Washington: The popularity of social networking websites like Facebook is based on the phenomenon of social searching where people are keen to get information about a person, group or event.
Facebook.com boasts of more than 350 million users worldwide. With so many people interacting with one another online daily, a Missouri University researcher was interested in the cognitive and emotional implications of social browsing versus social searching.
Kevin Wise, assistant professor of strategic communication at the university's School of Journalism, studied people's habits when they navigate Facebook.
Wise says previous studies on social networking sites involved merely surveying study participants. Wise conducted his study differently.
"Rather than asking people to report their uses of Facebook, we wanted to see them in action," Wise said. "We wanted to see if there is a way to categorise Facebook use, not based on what people say about it, but what they actually do when they are using it."
During the study, participants were seated at a computer and told to navigate Facebook for a determined amount of time. They could view anything they wished during that time, as long as they stayed on the Facebook website.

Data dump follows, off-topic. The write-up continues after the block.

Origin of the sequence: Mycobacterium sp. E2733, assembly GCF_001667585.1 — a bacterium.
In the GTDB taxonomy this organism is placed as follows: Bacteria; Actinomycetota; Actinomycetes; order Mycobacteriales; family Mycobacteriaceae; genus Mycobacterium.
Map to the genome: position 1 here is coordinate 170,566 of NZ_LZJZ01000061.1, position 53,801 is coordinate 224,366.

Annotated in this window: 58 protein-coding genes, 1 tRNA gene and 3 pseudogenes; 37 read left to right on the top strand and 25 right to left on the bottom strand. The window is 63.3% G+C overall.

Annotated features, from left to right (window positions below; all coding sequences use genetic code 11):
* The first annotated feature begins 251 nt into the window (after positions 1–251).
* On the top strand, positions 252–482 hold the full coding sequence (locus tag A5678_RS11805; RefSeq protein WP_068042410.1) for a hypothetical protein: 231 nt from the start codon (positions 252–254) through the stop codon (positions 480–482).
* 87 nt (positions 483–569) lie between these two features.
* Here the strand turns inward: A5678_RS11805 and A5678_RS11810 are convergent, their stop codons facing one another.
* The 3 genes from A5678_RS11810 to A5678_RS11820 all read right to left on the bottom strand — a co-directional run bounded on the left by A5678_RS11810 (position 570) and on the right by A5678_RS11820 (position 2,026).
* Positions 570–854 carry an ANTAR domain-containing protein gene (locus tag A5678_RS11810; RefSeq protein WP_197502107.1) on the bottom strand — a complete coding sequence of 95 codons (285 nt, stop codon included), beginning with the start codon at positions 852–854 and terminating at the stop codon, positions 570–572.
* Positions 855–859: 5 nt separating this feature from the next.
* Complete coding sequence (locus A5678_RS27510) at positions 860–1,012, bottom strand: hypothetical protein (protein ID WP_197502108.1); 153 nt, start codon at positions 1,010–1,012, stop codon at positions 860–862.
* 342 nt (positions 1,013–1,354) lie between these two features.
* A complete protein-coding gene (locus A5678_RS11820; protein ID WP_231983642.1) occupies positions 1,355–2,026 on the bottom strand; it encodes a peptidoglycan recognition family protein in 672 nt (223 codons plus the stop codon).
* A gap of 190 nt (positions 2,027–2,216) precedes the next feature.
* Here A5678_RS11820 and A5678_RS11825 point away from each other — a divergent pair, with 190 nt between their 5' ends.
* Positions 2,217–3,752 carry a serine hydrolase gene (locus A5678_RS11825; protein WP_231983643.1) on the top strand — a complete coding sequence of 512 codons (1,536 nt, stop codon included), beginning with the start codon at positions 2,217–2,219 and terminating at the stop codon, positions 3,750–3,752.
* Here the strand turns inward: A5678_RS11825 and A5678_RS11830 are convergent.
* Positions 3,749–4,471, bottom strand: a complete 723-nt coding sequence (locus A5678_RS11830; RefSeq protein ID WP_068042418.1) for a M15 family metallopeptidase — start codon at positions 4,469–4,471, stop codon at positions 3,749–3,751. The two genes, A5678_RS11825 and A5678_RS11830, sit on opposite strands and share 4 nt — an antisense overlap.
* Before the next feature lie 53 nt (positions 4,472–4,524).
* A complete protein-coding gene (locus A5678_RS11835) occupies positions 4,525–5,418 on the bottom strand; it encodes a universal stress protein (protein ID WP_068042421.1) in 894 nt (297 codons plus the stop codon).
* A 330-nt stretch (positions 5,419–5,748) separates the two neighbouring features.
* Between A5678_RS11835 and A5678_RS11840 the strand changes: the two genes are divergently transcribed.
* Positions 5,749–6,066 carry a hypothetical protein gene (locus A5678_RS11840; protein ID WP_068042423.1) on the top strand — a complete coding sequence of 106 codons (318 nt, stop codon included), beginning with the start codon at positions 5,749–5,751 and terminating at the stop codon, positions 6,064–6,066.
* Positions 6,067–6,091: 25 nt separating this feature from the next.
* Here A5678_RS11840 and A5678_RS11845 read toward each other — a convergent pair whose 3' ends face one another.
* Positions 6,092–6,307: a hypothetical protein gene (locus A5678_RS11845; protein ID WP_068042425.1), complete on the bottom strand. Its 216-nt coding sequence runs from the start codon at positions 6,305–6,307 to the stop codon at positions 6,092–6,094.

Using screen-capturing software, Wise was able to view every action that each participant made while on the site. The researchers attached sensors to various parts of the participants' bodies to measure potential emotional responses as they navigated Facebook.
Wise categorised participants' actions into two groups: social browsing and social searching.
He defines social browsing as navigating the site without a targeted goal in mind. Wise says people use social browsing when they survey the general landscape, such as their newsfeed or wall, without looking for specific information.
Wise defines social searching as searching the social networking site with the goal of finding certain information about a specific person, group or event.
Wise found that participants tended to spend much more time on social searching than social browsing. They seemed to enjoy it more as well.
"We found a more positive response from participants during social searching or when they had homed in on a particular target," Wise said, according to a university release.
His research has been published in numerous peer-reviewed journals, including the Journal of Computer-Mediated Communication, Communication Research and Media Psychology.
First Published: Saturday, April 24, 2010, 16:53